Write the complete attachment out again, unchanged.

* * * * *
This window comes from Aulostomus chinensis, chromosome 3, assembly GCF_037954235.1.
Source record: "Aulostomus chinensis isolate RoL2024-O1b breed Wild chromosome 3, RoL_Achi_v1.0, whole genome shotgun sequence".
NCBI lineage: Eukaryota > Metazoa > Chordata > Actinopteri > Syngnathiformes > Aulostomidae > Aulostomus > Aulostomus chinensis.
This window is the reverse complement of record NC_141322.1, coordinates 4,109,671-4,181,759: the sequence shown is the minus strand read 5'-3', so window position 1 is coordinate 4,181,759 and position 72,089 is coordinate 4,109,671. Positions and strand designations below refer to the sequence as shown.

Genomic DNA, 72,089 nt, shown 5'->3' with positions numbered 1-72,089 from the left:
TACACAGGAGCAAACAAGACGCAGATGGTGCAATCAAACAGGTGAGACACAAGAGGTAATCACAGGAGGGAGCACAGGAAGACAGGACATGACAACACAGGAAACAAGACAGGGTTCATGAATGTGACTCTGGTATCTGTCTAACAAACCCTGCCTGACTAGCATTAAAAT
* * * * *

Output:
This window comes from Aulostomus chinensis, chromosome 3, assembly GCF_037954235.1.
Source record: "Aulostomus chinensis isolate RoL2024-O1b breed Wild chromosome 3, RoL_Achi_v1.0, whole genome shotgun sequence".
NCBI lineage: Eukaryota > Metazoa > Chordata > Actinopteri > Syngnathiformes > Aulostomidae > Aulostomus > Aulostomus chinensis.
This window is the reverse complement of record NC_141322.1, coordinates 4,109,671-4,181,759: the sequence shown is the minus strand read 5'-3', so window position 1 is coordinate 4,181,759 and position 72,089 is coordinate 4,109,671. Positions and strand designations below refer to the sequence as shown.

Genomic DNA, 72,089 nt, shown 5'->3' with positions numbered 1-72,089 from the left:
TACACAGGAGCAAACAAGACGCAGATGGTGCAATCAAACAGGTGAGACACAAGAGGTAATCACAGGAGGGAGCACAGGAAGACAGGACATGACAACACAGGAAACAAGACAGGGTTCATGAATGTGACTCTGGTATCTGTCTAACAAACCCTGCCTGACTAGCATTAAAAT